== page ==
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Heart of Christ — Love for the Church
This is the fifth and last of a series of columns to appear in the Arlington Catholic Herald regarding the state of our hearts. These columns are meant to serve as a source of practical reflection on ways to imitate the Heart of Christ in our own lives.
Since I was ordained a priest, it has been evident to the world that I am a member of the Catholic Church. Yet, even before that time when my clerical collar proclaimed my priesthood, I have belonged to the Church. Indeed, as baptized persons, each of us is incorporated into Christ Jesus and, therefore, is a member of the Body of Christ, the Church. We know that the Church is our Mother, yet how often do we think of the Church with love? Christ forms us as living members of the Church because of His great love for us and we, in turn, are invited into the heart of His Church.
Even before the Incarnation, God consistently showed love for His people, not just as individuals, but as a community of persons. From the covenant God made with Abraham through the Exodus of Moses and the Israelites from Egypt all the way to the time of the last prophets preceding the birth of Christ, it is clear that the Jews were a chosen people, a people set apart. The Lord did not guide the Israelites out of mere obligation or as an uncaring master, but as One Who truly loves His people. In the Song of Songs, recognized as an allegory of love between God and His people, He says, “As a lily among thorns, so is my beloved among women” (Song of Songs 2:2).
Soon we will celebrate the Feast of Pentecost, which we acknowledge in many ways as the birthday of the Church. Before He ascended into Heaven, Christ promised his disciples that the Holy Spirit would accompany and continue to guide His followers. On Pentecost, “there came from the sky a noise like a strong driving wind, and it filled the entire house in which they were. Then there appeared to them tongues as of fire, which parted and came to rest on each one of them. And they were all filled with the holy Spirit” (Acts 1:2-4). Here is the moment when the Spirit enters the midst of Christ’s disciples and binds them together into the communion that is the Church. This unity of the Church lovingly wrought by God is so powerful and real that Scripture calls it the Body of Christ. The great Swiss theologian of the last century, Charles Cardinal Journet, referred to the Holy Spirit as the soul of the Church, its animating principle.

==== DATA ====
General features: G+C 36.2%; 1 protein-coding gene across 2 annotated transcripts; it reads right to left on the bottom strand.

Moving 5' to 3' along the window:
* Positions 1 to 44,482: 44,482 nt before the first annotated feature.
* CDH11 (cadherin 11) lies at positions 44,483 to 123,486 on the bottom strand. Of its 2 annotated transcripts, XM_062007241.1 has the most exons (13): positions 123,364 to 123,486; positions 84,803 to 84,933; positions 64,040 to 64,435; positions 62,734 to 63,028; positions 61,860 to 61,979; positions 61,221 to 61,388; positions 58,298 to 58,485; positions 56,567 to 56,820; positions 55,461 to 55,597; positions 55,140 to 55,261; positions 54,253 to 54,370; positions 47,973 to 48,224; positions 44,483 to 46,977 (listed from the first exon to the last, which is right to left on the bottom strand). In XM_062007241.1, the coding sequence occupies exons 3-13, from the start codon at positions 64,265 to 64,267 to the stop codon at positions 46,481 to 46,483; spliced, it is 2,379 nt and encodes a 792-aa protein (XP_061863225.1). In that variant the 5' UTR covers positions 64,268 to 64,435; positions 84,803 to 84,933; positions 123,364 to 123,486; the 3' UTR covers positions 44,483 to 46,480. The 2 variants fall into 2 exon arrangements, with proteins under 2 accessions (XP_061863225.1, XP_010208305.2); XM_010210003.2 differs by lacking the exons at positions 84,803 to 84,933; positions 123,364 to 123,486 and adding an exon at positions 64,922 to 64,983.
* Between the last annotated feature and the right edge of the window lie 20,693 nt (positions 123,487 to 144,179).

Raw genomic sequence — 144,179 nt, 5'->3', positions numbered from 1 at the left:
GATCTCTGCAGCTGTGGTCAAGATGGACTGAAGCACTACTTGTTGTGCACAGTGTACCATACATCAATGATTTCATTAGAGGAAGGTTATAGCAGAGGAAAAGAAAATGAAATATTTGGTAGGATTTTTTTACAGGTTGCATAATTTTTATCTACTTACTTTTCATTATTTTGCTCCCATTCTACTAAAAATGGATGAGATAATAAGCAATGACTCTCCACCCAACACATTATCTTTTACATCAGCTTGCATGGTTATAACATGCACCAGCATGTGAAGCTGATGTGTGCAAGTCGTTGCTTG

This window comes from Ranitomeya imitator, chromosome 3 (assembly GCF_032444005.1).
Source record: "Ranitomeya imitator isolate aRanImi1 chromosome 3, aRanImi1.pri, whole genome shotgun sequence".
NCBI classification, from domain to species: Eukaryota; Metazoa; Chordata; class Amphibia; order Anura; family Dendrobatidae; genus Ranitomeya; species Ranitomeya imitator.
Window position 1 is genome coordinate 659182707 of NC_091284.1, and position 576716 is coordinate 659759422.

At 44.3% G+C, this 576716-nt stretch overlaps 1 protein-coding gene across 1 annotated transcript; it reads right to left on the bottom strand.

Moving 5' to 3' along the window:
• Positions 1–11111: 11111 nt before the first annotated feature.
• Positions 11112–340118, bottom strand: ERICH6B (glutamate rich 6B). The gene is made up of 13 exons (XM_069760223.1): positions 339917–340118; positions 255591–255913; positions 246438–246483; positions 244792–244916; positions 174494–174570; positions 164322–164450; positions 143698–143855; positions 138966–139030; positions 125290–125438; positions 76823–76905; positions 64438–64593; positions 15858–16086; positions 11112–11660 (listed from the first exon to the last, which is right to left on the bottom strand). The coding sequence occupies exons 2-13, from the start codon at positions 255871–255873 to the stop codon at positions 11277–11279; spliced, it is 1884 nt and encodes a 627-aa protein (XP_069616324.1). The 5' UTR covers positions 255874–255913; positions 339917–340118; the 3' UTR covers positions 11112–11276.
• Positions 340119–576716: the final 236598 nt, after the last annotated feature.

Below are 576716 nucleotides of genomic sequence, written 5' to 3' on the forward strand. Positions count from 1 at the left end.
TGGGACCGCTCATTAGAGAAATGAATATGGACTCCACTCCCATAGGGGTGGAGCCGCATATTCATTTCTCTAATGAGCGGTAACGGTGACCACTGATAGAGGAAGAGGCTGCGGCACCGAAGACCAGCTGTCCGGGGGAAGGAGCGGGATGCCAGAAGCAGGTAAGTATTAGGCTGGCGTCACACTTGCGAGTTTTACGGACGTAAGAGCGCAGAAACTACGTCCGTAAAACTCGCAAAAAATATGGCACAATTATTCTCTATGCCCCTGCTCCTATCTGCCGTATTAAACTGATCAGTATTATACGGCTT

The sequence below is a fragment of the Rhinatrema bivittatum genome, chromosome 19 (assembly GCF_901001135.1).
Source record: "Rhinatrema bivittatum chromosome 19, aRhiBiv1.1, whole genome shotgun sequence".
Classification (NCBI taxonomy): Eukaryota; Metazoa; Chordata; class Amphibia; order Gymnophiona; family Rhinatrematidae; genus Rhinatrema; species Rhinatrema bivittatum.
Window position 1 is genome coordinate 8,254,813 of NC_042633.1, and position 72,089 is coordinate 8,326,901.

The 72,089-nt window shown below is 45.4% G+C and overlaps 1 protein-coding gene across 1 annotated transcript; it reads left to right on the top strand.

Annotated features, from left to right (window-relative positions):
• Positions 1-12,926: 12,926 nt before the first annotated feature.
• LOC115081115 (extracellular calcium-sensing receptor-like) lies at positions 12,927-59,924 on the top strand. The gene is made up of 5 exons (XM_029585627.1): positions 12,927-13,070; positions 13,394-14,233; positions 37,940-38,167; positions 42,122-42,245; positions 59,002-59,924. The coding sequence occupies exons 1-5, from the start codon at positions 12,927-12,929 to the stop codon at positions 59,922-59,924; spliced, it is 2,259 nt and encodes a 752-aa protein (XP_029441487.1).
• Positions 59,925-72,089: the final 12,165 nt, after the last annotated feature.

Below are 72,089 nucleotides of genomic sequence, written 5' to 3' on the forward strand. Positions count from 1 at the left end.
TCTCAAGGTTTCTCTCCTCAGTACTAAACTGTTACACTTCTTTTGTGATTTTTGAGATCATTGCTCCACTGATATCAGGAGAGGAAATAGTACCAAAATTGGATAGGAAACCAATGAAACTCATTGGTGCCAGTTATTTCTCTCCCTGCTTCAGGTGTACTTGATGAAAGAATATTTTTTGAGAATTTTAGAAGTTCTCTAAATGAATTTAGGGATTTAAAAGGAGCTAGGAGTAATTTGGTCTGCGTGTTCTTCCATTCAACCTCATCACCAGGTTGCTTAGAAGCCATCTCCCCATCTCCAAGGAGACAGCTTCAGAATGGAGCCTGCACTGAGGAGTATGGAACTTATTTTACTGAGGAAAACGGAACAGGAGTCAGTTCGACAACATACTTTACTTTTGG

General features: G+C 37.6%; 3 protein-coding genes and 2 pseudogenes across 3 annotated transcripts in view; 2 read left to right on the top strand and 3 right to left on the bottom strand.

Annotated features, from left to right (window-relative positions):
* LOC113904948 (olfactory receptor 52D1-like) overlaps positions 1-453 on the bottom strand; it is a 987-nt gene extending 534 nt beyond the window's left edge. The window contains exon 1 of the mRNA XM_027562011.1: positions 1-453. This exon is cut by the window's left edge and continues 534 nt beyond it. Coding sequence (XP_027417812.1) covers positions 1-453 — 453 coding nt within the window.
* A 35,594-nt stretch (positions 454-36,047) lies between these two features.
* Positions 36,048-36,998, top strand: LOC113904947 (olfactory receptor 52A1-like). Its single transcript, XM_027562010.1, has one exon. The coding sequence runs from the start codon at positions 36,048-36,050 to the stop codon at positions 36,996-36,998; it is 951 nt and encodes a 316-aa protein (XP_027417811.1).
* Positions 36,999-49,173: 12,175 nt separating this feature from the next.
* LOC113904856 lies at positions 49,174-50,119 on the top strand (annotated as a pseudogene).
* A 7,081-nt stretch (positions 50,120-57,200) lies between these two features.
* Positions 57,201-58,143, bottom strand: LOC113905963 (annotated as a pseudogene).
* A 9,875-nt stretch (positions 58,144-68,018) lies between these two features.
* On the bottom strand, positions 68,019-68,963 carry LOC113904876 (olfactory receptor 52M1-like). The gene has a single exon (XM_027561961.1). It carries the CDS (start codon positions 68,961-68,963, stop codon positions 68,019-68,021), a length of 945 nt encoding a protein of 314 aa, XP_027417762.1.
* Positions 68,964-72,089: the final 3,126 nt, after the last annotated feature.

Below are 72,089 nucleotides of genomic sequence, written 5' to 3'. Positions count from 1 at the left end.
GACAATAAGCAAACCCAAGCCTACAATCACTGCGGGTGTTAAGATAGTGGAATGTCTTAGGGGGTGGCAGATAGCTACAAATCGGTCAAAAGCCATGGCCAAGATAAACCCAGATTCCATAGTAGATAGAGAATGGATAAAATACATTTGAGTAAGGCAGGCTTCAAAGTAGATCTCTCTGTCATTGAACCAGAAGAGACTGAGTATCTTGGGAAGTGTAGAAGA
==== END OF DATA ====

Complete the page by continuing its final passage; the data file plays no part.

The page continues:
Thus we see that the Church is much more than a social institution or even the source of a set of ethics and beliefs that we strive to follow. It is a living reality brought into being by God and sustained by His Spirit that brings its members into a deep personal union with Him and each other. It is the practical concrete expression of God’s salvific desire for humanity.
As an instrument of salvation to the world, the Church invites all people to know Christ through the preaching of His Gospel. She does this not by mere human effort and capacities but through the power of the Holy Spirit that sustains her. All members of the Church are called to participate in this evangelical work of the Spirit. In a particular way, the Teaching Office of the Church (the Latin name is Magisterium) through the Holy Spirit’s power ensures that the truth of the Gospel is passed on from generation to generation and from culture to culture in its fullness without errors that would obscure the reality of God and His loving plan. This Teaching Office is exercised principally by the Pope and the bishops united with him (the College of Bishops).
The Holy Spirit is not only the Spirit of Truth, but is even more so the Spirit of Love. In the Body of Christ, the Church, He unites us with Jesus Christ the Head. In Christ, we are united to the Father as His children and made brothers and sisters of one another. Truth and Unifying Love attain for us the inner peace we most desire. These gifts of truth, unity and peace reveal even more clearly the love within the Heart of Christ for His Body the Church, and, therefore, for us as members of His Body.
While we are always called to love the Church, it is certainly true that this relationship is not without trials. We live in a relativistic society, where many claim that adhering to the Church is an archaic, irrational practice. We may experience ridicule, prejudice and even persecution from society because of our beliefs. Yet, while nations have risen and fallen, ideologies have been proposed and then lapsed into disrepute, the Church and her teachings have stood firm. As Catholics, we know why she has remained present and vital throughout history: the presence and power of the Holy Spirit It is the reason why we continue to adhere to the Church and love her. We know it is the place of truth and unity with the Living God.
As Pentecost approaches, let us rejoice that we are members of Christ’s Body and let us thank the Lord for the truth, wisdom and guidance He has given us through her Teaching Office. Let us ask our Lord to send His Spirit into our hearts and increase our faith in and love for the Church. From families united by faith joined with strangers who are praying with us at Mass to the Church in Heaven interceding for us, we are truly blessed! My prayer is that each of us is guided by the Church, the Bride of Christ, as we grow in love for her each day.